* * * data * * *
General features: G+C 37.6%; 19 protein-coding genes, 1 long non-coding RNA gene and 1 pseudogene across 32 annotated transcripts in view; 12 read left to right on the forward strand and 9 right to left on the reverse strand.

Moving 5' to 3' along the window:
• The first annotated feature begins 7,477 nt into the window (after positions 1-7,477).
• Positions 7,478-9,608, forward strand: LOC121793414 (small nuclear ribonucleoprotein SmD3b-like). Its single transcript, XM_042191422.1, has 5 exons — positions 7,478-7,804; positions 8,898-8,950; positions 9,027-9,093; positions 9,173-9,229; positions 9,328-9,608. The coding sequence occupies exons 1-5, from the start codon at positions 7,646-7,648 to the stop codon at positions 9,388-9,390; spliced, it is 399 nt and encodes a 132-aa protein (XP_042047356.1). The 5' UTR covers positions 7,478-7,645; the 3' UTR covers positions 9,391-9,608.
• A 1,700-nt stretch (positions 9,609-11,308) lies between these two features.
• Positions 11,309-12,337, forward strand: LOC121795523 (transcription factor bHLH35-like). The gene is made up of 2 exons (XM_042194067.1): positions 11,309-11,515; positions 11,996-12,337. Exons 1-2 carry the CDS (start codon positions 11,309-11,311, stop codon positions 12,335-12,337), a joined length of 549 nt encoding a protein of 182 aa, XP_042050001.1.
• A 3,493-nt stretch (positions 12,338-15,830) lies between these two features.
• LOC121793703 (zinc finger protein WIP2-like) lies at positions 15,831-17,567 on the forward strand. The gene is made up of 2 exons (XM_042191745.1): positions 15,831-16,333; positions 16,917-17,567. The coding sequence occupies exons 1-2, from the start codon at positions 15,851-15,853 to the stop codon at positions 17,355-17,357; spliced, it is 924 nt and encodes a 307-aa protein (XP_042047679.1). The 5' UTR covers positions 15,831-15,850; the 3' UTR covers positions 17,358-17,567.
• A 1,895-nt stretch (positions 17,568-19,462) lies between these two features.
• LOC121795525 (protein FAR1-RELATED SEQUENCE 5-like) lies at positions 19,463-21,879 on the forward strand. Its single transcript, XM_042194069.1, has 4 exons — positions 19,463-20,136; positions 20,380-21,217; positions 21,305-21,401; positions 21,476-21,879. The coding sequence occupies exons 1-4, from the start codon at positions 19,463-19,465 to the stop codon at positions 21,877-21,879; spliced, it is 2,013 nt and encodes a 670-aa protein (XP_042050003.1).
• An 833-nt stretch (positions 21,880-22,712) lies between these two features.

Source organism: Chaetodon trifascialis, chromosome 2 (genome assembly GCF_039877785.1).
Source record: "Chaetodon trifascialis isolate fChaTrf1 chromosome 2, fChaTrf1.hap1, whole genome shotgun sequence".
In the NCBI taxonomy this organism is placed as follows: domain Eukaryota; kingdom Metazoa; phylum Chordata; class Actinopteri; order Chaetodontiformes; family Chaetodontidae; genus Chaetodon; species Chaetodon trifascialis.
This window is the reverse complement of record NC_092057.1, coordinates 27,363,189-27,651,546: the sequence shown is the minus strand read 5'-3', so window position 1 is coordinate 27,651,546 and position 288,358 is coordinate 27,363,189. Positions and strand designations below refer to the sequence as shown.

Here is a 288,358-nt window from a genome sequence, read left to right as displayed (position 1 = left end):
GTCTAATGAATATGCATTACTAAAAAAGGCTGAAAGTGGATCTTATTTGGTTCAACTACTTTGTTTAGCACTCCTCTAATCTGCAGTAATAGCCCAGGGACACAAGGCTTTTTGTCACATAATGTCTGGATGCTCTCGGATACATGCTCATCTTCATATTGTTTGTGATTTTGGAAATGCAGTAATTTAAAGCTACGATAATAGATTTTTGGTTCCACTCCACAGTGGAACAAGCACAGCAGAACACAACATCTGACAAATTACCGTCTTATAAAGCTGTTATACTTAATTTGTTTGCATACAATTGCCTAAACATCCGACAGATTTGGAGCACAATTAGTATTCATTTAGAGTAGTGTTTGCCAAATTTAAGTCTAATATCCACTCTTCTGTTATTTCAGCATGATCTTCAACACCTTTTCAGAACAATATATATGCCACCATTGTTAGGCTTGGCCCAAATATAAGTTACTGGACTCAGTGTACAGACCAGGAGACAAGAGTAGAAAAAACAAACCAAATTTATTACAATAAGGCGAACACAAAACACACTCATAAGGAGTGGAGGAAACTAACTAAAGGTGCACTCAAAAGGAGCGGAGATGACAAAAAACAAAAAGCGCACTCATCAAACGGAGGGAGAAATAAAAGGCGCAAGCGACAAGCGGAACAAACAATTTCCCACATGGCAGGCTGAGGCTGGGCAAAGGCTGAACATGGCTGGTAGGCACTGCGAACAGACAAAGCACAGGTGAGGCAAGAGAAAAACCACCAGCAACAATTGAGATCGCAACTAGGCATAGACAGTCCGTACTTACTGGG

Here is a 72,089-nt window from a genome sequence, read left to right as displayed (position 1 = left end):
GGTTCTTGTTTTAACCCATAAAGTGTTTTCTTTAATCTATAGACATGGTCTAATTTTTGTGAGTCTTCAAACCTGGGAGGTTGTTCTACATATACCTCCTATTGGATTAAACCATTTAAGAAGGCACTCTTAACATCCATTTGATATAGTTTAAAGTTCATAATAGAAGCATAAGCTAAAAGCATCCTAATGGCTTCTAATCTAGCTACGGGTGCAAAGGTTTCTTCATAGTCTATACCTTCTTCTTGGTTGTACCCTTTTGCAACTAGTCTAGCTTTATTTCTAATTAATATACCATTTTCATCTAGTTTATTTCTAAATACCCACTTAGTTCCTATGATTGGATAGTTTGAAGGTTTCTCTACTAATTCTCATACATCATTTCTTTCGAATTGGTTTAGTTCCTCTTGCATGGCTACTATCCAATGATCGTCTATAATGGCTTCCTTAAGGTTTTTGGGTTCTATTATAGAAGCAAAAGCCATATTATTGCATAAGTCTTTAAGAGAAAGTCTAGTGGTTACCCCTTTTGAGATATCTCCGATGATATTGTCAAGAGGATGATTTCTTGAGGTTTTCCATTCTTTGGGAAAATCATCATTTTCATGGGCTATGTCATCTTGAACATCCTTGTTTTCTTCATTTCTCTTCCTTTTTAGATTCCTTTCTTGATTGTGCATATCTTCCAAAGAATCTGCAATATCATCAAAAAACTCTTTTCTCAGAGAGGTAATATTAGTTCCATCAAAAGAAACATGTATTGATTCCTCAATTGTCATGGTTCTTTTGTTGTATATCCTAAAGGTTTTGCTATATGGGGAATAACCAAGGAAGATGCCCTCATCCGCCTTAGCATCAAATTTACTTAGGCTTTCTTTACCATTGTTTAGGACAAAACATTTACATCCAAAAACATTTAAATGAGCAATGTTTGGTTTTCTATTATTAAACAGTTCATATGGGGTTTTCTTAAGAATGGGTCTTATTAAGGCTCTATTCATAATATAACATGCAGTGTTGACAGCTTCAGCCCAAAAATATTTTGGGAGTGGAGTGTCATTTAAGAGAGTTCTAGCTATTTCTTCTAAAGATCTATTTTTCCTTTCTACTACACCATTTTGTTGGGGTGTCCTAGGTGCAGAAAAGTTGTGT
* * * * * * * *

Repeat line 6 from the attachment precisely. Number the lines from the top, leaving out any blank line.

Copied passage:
• Positions 11,309-12,337, forward strand: LOC121795523 (transcription factor bHLH35-like). The gene is made up of 2 exons (XM_042194067.1): positions 11,309-11,515; positions 11,996-12,337. Exons 1-2 carry the CDS (start codon positions 11,309-11,311, stop codon positions 12,335-12,337), a joined length of 549 nt encoding a protein of 182 aa, XP_042050001.1.